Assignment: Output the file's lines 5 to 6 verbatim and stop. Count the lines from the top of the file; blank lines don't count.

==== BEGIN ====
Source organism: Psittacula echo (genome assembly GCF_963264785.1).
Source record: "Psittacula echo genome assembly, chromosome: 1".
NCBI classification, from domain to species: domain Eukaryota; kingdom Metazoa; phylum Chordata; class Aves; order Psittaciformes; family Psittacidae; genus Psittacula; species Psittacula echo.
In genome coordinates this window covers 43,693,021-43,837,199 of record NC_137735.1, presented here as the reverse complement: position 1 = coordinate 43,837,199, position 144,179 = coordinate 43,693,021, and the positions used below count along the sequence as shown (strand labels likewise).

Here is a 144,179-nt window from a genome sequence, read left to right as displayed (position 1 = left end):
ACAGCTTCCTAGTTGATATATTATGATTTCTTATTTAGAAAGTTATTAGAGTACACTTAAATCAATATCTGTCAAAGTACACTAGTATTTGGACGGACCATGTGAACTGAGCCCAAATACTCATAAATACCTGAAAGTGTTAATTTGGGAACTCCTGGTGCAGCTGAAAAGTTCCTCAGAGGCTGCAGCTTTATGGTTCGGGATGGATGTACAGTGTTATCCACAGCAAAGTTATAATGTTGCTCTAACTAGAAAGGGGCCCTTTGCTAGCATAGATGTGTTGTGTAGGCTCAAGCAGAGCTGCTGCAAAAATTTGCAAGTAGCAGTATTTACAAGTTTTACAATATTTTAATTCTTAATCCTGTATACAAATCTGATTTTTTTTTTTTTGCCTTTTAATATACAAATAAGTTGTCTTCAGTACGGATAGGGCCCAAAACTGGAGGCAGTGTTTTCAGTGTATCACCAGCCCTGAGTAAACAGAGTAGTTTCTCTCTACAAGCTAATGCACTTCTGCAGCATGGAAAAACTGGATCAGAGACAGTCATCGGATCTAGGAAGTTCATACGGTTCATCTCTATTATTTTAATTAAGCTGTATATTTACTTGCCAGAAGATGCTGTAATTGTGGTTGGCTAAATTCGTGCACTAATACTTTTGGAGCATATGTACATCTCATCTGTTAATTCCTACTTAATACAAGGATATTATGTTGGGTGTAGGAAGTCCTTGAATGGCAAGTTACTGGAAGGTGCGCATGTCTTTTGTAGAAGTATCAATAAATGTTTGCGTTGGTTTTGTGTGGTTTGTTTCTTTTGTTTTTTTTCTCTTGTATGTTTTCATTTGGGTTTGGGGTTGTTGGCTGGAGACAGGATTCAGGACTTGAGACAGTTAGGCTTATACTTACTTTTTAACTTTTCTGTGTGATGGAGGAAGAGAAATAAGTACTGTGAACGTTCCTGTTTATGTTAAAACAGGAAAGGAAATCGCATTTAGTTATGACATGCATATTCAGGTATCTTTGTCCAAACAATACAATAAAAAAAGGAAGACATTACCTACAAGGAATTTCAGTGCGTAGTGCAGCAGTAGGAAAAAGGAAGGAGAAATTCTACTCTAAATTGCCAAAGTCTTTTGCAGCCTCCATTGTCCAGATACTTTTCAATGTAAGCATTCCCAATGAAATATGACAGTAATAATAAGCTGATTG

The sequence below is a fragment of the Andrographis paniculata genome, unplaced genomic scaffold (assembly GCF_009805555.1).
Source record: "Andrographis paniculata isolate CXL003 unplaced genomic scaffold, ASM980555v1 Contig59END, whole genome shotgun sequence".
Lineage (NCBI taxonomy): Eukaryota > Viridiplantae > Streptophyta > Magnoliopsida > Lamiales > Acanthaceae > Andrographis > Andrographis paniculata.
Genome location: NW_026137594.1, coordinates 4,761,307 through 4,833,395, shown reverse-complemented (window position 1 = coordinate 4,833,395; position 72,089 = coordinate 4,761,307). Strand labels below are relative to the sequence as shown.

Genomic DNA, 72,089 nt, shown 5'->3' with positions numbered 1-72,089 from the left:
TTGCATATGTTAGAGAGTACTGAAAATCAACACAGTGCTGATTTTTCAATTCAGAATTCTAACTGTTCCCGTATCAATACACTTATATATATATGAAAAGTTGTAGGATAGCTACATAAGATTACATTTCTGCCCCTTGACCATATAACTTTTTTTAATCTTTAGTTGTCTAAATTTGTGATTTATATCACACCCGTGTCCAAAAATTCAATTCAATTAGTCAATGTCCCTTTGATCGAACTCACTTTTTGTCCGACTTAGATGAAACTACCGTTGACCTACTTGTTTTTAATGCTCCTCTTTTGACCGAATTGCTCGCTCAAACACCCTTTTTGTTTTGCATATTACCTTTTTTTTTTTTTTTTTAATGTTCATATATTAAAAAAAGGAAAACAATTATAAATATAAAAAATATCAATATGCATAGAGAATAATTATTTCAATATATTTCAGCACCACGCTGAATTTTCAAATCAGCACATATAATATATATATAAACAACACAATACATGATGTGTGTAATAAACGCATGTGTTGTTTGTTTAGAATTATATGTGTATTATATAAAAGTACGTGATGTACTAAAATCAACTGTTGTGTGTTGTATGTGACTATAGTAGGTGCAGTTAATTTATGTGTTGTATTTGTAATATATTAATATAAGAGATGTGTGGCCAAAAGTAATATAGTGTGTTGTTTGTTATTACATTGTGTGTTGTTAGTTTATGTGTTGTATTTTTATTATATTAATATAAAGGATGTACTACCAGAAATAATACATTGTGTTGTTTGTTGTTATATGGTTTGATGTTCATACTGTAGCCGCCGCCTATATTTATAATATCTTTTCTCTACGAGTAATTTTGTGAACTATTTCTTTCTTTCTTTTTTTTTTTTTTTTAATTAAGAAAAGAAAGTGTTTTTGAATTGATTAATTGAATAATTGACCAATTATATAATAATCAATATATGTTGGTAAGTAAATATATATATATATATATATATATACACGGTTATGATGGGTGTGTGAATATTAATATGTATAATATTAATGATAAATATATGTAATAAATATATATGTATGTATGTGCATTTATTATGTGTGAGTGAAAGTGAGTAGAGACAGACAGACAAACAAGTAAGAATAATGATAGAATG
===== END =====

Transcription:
Here is a 144,179-nt window from a genome sequence, read left to right as displayed (position 1 = left end):
ACAGCTTCCTAGTTGATATATTATGATTTCTTATTTAGAAAGTTATTAGAGTACACTTAAATCAATATCTGTCAAAGTACACTAGTATTTGGACGGACCATGTGAACTGAGCCCAAATACTCATAAATACCTGAAAGTGTTAATTTGGGAACTCCTGGTGCAGCTGAAAAGTTCCTCAGAGGCTGCAGCTTTATGGTTCGGGATGGATGTACAGTGTTATCCACAGCAAAGTTATAATGTTGCTCTAACTAGAAAGGGGCCCTTTGCTAGCATAGATGTGTTGTGTAGGCTCAAGCAGAGCTGCTGCAAAAATTTGCAAGTAGCAGTATTTACAAGTTTTACAATATTTTAATTCTTAATCCTGTATACAAATCTGATTTTTTTTTTTTTGCCTTTTAATATACAAATAAGTTGTCTTCAGTACGGATAGGGCCCAAAACTGGAGGCAGTGTTTTCAGTGTATCACCAGCCCTGAGTAAACAGAGTAGTTTCTCTCTACAAGCTAATGCACTTCTGCAGCATGGAAAAACTGGATCAGAGACAGTCATCGGATCTAGGAAGTTCATACGGTTCATCTCTATTATTTTAATTAAGCTGTATATTTACTTGCCAGAAGATGCTGTAATTGTGGTTGGCTAAATTCGTGCACTAATACTTTTGGAGCATATGTACATCTCATCTGTTAATTCCTACTTAATACAAGGATATTATGTTGGGTGTAGGAAGTCCTTGAATGGCAAGTTACTGGAAGGTGCGCATGTCTTTTGTAGAAGTATCAATAAATGTTTGCGTTGGTTTTGTGTGGTTTGTTTCTTTTGTTTTTTTTCTCTTGTATGTTTTCATTTGGGTTTGGGGTTGTTGGCTGGAGACAGGATTCAGGACTTGAGACAGTTAGGCTTATACTTACTTTTTAACTTTTCTGTGTGATGGAGGAAGAGAAATAAGTACTGTGAACGTTCCTGTTTATGTTAAAACAGGAAAGGAAATCGCATTTAGTTATGACATGCATATTCAGGTATCTTTGTCCAAACAATACAATAAAAAAAGGAAGACATTACCTACAAGGAATTTCAGTGCGTAGTGCAGCAGTAGGAAAAAGGAAGGAGAAATTCTACTCTAAATTGCCAAAGTCTTTTGCAGCCTCCATTGTCCAGATACTTTTCAATGTAAGCATTCCCAATGAAATATGACAGTAATAATAAGCTGATTG